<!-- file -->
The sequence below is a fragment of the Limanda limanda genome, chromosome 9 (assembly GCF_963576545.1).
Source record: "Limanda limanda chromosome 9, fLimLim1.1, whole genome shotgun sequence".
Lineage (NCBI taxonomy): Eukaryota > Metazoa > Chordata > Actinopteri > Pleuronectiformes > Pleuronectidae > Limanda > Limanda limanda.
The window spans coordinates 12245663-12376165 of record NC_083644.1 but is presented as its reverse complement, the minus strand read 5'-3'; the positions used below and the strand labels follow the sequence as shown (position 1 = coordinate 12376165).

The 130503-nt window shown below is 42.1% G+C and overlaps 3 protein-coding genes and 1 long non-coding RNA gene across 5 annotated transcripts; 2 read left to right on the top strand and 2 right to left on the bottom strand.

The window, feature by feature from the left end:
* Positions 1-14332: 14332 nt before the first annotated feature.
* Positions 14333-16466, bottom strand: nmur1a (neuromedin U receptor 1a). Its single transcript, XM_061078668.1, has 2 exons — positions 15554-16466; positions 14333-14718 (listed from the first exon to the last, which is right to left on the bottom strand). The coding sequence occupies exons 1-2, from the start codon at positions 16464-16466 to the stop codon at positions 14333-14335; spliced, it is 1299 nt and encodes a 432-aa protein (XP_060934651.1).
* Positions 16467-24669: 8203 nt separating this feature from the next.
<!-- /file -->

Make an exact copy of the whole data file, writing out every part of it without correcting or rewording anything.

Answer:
The sequence below is a fragment of the Limanda limanda genome, chromosome 9 (assembly GCF_963576545.1).
Source record: "Limanda limanda chromosome 9, fLimLim1.1, whole genome shotgun sequence".
Lineage (NCBI taxonomy): Eukaryota > Metazoa > Chordata > Actinopteri > Pleuronectiformes > Pleuronectidae > Limanda > Limanda limanda.
The window spans coordinates 12245663-12376165 of record NC_083644.1 but is presented as its reverse complement, the minus strand read 5'-3'; the positions used below and the strand labels follow the sequence as shown (position 1 = coordinate 12376165).

The 130503-nt window shown below is 42.1% G+C and overlaps 3 protein-coding genes and 1 long non-coding RNA gene across 5 annotated transcripts; 2 read left to right on the top strand and 2 right to left on the bottom strand.

The window, feature by feature from the left end:
* Positions 1-14332: 14332 nt before the first annotated feature.
* Positions 14333-16466, bottom strand: nmur1a (neuromedin U receptor 1a). Its single transcript, XM_061078668.1, has 2 exons — positions 15554-16466; positions 14333-14718 (listed from the first exon to the last, which is right to left on the bottom strand). The coding sequence occupies exons 1-2, from the start codon at positions 16464-16466 to the stop codon at positions 14333-14335; spliced, it is 1299 nt and encodes a 432-aa protein (XP_060934651.1).
* Positions 16467-24669: 8203 nt separating this feature from the next.